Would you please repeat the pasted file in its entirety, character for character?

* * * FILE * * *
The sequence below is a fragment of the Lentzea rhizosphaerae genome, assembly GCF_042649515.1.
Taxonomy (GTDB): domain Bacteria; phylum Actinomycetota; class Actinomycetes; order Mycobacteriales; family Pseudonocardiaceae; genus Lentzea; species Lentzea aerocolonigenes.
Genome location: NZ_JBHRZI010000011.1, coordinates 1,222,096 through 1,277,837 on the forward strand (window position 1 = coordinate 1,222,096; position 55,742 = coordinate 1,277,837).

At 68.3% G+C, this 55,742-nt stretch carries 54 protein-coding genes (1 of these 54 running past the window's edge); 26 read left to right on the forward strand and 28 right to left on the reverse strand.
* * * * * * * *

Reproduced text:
The sequence below is a fragment of the Lentzea rhizosphaerae genome, assembly GCF_042649515.1.
Taxonomy (GTDB): domain Bacteria; phylum Actinomycetota; class Actinomycetes; order Mycobacteriales; family Pseudonocardiaceae; genus Lentzea; species Lentzea aerocolonigenes.
Genome location: NZ_JBHRZI010000011.1, coordinates 1,222,096 through 1,277,837 on the forward strand (window position 1 = coordinate 1,222,096; position 55,742 = coordinate 1,277,837).

At 68.3% G+C, this 55,742-nt stretch carries 54 protein-coding genes (1 of these 54 running past the window's edge); 26 read left to right on the forward strand and 28 right to left on the reverse strand.